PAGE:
Gender and mental health

Gender is one of the critical determinants of mental health. It determines the power and control men and women have over the socioeconomic determinants of their mental health and lives, their social position, status and treatment in society.

Gender differences occur particularly in the rates of common mental disorders (depression, anxiety, somatic complaints). These disorders, in which women predominate, affect approximately one in three people in the community and constitute a serious public health problem.

  • Unipolar depression is twice as common in women.
  • Lifetime prevalence rate for alcohol dependence is more than twice as high in men than women (in developed countries, about 1 in 5 men and 1 in 12 women develop alcohol dependence during their lives).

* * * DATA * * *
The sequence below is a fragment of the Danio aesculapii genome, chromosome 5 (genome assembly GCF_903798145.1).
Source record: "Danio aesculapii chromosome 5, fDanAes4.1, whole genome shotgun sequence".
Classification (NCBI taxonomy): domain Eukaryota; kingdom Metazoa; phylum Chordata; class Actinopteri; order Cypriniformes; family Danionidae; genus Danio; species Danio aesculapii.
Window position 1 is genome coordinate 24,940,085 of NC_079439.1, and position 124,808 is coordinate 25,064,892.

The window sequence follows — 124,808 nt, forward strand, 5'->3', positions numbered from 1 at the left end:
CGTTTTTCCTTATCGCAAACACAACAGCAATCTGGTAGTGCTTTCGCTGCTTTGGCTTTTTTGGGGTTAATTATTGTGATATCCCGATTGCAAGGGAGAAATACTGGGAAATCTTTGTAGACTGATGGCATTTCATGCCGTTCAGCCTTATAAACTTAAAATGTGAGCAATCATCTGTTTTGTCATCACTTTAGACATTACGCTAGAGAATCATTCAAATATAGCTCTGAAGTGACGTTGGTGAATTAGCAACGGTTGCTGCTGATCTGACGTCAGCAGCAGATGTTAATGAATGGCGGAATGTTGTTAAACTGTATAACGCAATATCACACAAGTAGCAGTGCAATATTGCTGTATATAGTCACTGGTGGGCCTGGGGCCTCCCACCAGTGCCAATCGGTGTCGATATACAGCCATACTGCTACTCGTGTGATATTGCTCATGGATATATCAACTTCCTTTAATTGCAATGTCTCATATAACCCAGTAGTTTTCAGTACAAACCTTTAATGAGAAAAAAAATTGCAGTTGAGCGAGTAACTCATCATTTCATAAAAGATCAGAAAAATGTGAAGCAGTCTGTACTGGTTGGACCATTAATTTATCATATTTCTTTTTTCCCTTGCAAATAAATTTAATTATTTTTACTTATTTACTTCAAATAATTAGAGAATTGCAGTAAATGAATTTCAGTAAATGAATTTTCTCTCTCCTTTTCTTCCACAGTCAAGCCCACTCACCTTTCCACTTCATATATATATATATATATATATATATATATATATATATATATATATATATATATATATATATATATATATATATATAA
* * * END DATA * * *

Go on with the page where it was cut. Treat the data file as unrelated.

• Men are more than three times more likely to be diagnosed with antisocial personality disorder.
  • No marked gender differences have been found in the rates of severe mental disorders (schizophrenia, bipolar disorder).
  • Gender-specific risk factors for common mental disorders that disproportionately affect women include gender-based violence, socioeconomic disadvantage, low income, low/subordinate social status and responsibility for the care of others.
Economic and social circumstances that cause sudden or severe changes to employment and income significantly increase gender inequality and the rate of common mental disorders. Programmes and activities that address the social determinants of mental health and tackle stigma and discrimination related to mental illness, and activities to empower mental health service users and their families must be designed in a gender-sensitive way and promote gender equity.